A surprisingly poignant selection of letters between Beat Generation poet-guru Allen Ginsberg and his father, Louis, a career English teacher and an accomplished poet himself.
Schumacher (Francis Ford Coppola, 1999, etc.) published a biography of the younger Ginsberg in 1992 (Dharma Lion) and first approached him about this letters project at that time. Schumacher’s thorough, amiable introduction sets the stage for the remarkable father-son performance that follows (Schumacher does not disappear, but like any other good editor he remains unobtrusive, emerging only to offer the occasional clarification). The letters begin in the mid-1940s. Allen matriculated at Columbia Univ. when he was 17 and displayed all the odious symptoms of the adolescent-away-from-home syndrome. Louis did not hesitate to chide his son (“You are developed intellectually; but, emotionally, you lag”), but what overwhelms throughout is the adamantine bond of affection that connected the two. When in 1947, for example, Allen wrote to say he had signed on as a common sailor aboard a ship bound for Dakar, Louis replied with love rather than disappointment: “It’s O.K. Lots of luck to you, Allen.” In 1948, Louis was shocked to discover that his son was gay, but soon embraced his male lovers without prejudice. When Allen’s classic poem “Howl” appeared, Louis was ecstatic about his son’s success, comparing him to Whitman. Throughout his years of celebrity, Allen remained devoted to his father, writing regularly from the far reaches of the globe (he once sent him some clover from Shelley’s grave). Both commented freely on the work of the other—Louis was always troubled by Allen’s “dirty, ugly words”; Allen continually urged his father to be less conventional. In later years they did popular joint readings, while they argued about Cuba, Communism, Vietnam, the Black Panthers, Israelis and Arabs, and Watergate. Louis died in 1976, and when Allen died 21 years later, some of his ashes were buried in his father’s grave.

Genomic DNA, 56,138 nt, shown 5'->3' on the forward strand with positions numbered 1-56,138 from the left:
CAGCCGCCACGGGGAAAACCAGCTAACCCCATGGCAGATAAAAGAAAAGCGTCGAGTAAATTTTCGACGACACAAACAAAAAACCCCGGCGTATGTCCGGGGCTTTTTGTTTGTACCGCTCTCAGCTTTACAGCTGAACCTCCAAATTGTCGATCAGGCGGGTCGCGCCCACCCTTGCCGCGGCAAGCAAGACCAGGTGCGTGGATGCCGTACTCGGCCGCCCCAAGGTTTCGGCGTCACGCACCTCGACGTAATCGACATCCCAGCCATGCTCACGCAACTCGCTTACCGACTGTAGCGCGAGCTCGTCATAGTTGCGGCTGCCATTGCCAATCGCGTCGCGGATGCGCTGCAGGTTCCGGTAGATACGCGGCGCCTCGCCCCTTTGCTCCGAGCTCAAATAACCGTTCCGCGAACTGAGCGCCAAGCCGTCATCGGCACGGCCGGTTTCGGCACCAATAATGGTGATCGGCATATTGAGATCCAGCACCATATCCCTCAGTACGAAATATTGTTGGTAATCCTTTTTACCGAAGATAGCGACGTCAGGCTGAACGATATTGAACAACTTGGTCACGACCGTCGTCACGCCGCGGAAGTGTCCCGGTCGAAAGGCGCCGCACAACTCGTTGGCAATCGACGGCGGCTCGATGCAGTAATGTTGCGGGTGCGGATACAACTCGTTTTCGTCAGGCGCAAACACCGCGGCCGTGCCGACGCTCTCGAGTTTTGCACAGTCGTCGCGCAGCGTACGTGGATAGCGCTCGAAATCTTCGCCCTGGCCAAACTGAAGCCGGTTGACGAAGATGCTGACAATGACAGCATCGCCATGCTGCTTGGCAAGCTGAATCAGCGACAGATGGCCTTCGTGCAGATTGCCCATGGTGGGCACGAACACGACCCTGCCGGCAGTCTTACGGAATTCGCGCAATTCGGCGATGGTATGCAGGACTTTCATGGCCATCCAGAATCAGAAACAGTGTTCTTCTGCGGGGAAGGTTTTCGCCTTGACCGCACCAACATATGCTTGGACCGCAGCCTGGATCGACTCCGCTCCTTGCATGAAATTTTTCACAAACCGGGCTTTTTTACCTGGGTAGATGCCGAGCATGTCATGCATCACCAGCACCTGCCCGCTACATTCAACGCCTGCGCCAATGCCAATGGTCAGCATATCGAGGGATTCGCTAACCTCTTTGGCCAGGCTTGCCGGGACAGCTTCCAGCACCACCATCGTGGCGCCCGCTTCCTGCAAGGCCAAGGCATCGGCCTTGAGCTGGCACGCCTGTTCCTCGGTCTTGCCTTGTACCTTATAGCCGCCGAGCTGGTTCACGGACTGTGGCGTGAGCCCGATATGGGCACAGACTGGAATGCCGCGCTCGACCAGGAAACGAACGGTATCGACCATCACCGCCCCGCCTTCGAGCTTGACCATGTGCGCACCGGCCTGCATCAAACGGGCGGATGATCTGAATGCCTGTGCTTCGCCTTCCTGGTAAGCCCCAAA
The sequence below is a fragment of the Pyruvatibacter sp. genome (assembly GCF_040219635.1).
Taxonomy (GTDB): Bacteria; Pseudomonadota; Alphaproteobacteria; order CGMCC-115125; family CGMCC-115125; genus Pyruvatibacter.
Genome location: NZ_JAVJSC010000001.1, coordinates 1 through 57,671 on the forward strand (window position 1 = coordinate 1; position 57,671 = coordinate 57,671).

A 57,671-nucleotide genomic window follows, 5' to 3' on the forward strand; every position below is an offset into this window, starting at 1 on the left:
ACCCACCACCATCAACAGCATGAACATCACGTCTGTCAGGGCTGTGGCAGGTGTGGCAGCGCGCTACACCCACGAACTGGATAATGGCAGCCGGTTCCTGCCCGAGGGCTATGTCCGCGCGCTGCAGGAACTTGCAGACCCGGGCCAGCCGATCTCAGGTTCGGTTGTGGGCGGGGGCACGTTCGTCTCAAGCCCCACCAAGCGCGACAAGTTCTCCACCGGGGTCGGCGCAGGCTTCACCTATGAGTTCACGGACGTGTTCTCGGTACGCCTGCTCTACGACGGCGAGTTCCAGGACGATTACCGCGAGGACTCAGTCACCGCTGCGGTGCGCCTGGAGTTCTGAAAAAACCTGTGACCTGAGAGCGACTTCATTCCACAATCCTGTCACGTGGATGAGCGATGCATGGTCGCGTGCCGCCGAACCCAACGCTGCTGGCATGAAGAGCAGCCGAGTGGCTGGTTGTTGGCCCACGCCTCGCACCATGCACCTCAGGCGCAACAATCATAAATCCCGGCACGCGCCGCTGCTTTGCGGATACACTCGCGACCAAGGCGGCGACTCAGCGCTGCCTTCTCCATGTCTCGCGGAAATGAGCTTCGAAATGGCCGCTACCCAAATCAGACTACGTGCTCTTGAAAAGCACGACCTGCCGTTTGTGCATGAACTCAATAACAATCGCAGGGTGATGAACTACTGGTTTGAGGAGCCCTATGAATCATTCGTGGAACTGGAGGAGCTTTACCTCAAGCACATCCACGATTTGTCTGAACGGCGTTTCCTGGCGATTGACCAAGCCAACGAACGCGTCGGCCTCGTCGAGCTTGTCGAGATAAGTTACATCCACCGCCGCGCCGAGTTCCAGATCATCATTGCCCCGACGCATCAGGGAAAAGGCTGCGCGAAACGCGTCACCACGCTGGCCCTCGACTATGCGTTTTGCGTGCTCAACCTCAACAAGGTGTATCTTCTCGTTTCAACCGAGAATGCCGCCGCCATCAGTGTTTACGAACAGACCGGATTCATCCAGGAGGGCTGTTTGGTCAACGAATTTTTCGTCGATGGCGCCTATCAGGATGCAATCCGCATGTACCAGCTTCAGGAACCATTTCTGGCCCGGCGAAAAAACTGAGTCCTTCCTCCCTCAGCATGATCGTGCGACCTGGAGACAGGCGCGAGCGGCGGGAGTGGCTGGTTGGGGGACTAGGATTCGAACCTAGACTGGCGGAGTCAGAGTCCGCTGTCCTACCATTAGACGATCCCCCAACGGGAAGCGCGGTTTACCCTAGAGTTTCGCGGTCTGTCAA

An eloquent, affecting collection that offers lessons in poetry, in love, and in family.